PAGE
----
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Posts Tagged ‘The British Film Instutute’

The Day The Earth Caught Fire (1961)

Monday, October 20th, 2014

The British Film Institute has just released Val Guest’s The Day Earth Caught Fire on DVD; click here to see the trailer.

The BFI, which has always been way ahead of American archival efforts, has just announced the release in DVD and Blu-ray format of Val Guest’s classic science fiction film The Day The Earth Caught Fire. This was an “A” level science fiction film, in which atomic testing knocks the earth off its axis, and sends it hurtling towards the sun. The film’s ending is unresolved; while scientists scramble to set off yet another atomic blast to correct the tilt, there’s no assurance that it will succeed. Shot in near documentary style, with real newspaper writers and editors in the cast, including one Fleet Street editor in a major speaking role in the film, the Day The Earth Caught Fire is not only effective filmmaking; it’s also a trenchant commentary on how science can lead us astray when we start things, but can’t really know the what the consequences will be.

I was lucky enough to interview Guest at length in 2003, an interview which is collected in my book Film Talk: Directors at Work (Rutgers UP, 2007), and shortly after our interview, to attend a 35mm CinemaScope screening of the film at The Egyptian Theater in Los Angeles, with Guest in attendance. For that screening, the theater used a print which has been out of circulation since the film’s initial release, with a color opening, and ending, with the rest of the film framed as a flashback. Guest was shocked that the print had been found; in his opening remarks, he lamented the fact that this original version had been his intent all along, but that we were about to see yet another straight black and white print. When the opening section came up in red-hued color, the entire theater could hear Guest’s shout of delight – and I’m sure the BFI version will use this cut of the film.

Here’s a detailed look at the making of this excellent film; the BFI has once again performed a real public service with the release of this film.

Hitchcock’s 1925 Directorial Debut Restored

Saturday, June 30th, 2012

Click here, or on the image above, to view the BFI’s trailer for the restored version of Alfred Hitchcock’s The Pleasure Garden (1925).

Here’s an interesting item; Alfred Hitchcock’s first feature film, The Pleasure Garden (1925), has just been restored by the British Film Institute. As Moving Image Archive News notes, “Alfred Hitchcock’s directorial debut, The Pleasure Garden, a silent melodrama made in 1925 when he was 25, follows the differing fortunes in love of two dancers at a London nightspot. Played by Universal star Virginia Valli and rarely again filmed Carmelita Geraghty, their fortunes take melodramatic, differing turns: One becomes a major star, while the other stumbles into a marriage with a dangerous womaniser, played by Miles Mander.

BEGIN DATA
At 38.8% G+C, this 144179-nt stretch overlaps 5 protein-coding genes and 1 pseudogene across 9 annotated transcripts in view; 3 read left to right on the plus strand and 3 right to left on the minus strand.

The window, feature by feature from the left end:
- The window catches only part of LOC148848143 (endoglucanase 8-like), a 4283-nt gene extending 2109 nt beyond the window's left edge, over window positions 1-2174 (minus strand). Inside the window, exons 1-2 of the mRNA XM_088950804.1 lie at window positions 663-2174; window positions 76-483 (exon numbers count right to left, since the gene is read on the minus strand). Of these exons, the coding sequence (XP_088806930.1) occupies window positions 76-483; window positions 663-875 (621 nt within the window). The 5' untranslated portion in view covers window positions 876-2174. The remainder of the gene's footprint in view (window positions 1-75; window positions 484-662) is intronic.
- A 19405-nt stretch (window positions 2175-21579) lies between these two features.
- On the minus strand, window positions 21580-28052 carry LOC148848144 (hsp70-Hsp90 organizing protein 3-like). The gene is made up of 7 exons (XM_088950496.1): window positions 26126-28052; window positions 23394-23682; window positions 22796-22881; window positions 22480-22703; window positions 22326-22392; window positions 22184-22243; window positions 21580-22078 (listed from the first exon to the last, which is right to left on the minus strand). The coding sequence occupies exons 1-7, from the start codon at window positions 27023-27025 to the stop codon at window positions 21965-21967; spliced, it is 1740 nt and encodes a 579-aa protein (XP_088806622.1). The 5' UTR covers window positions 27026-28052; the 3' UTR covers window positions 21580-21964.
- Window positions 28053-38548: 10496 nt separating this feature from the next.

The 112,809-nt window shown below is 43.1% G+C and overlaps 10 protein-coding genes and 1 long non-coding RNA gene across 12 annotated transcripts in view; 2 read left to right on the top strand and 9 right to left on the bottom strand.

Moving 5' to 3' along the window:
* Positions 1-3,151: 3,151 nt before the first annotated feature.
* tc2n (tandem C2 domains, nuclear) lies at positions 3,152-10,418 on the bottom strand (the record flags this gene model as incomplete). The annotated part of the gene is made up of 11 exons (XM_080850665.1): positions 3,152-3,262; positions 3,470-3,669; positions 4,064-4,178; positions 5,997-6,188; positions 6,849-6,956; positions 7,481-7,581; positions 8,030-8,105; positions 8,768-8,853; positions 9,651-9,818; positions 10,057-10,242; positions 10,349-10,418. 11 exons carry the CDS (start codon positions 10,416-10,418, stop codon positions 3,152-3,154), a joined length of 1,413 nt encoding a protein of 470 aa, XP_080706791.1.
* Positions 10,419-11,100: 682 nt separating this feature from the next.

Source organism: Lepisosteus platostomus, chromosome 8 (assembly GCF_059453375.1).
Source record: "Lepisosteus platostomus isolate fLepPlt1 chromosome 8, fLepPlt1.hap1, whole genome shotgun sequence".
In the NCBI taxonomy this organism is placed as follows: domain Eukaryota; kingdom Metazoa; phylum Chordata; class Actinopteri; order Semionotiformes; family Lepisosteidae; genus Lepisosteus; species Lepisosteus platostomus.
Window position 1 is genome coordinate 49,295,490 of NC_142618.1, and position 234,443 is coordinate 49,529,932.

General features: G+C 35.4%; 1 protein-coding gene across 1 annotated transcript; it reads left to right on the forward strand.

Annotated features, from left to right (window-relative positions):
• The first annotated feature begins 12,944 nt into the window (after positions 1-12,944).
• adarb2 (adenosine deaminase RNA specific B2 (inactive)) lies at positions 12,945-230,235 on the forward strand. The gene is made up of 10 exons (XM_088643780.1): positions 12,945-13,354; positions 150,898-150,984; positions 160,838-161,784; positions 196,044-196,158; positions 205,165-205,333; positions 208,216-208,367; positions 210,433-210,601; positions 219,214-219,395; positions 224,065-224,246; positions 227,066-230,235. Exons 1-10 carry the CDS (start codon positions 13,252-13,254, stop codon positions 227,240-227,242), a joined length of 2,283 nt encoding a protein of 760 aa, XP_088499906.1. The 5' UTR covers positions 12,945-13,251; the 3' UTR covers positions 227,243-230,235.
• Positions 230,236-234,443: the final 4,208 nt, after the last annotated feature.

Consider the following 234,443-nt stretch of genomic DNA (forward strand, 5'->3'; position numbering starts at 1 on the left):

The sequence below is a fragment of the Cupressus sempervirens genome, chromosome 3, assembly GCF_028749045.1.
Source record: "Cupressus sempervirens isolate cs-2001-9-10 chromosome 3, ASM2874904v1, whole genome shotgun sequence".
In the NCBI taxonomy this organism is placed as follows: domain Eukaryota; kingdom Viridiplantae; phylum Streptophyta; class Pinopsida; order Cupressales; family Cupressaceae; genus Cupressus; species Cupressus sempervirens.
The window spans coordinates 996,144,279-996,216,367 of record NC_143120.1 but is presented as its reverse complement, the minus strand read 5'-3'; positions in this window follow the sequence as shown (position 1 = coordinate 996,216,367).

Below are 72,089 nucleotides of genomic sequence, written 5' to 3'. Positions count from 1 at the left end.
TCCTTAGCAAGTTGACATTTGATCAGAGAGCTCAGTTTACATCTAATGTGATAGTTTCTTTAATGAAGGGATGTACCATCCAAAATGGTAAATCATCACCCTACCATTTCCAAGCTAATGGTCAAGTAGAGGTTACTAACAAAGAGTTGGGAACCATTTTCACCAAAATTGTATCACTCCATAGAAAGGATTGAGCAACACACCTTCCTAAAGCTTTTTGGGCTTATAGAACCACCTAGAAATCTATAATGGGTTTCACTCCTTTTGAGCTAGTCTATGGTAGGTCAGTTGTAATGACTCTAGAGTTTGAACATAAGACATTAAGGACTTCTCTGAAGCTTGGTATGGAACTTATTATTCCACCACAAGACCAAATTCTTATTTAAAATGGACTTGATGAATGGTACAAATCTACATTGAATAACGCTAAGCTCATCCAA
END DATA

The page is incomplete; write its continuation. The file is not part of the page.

The British Film Institute’s restoration of the film, with a new score by Daniel Patrick Cohen, was unveiled at London’s Wilton’s Music Hall this week, and won the praise of the Guardian‘s Henry K. Miller: ‘It’s not just that 20-odd minutes have been added to the extant hour-long version; it’s that what we had didn’t entirely make sense without them. The most widely available version before now was pared down to the narrative bone, often at the expense of what became known as the Hitchcock touch.’

Miller describes what had been cut by the studio, Hitchcockian touches such as ‘comic business of various kinds, and a signature cut from a pot of tea being poured to a glass of champagne being filled.’ In the restoration, he writes, ‘above all, the film has got its rhythm back.’ A honeymoon sequence shot around Lake Como, for example, now ‘plays as Hitchcock inferably intended: longish, slowish, and sad, standing out from the rest. It is also in this section that the restored image comes into its own: almost unrecognisably cleaner, more detailed, pleasingly tinted and toned, and jerk-free.’”

The British Film Institute’s restoration of The Pleasure Garden is indeed astounding; the image is clear, sharp, bright, and absolutely crisp. This is a major accomplishment by the BFI, and makes a key film in Hitchcock’s career available for the first time in a really first-rate edition.

You can read the entire article here; three cheers for the BFI!

About the Author

Wheeler Winston Dixon

Wheeler Winston Dixon, Ryan Professor of Film Studies at the University of Nebraska-Lincoln, is an internationally recognized scholar and writer of film history, theory and criticism. He is the author of thirty books and more than 100 articles on film, and appears regularly in national media outlets discussing film and culture trends. Frame by Frame is a collection of his thoughts on a number of those topics. To contact Prof. Dixon for an interview, reach him at 402.472.6064 or wdixon1@unl.edu. Visit him at his website wheelerwinstondixon.com.

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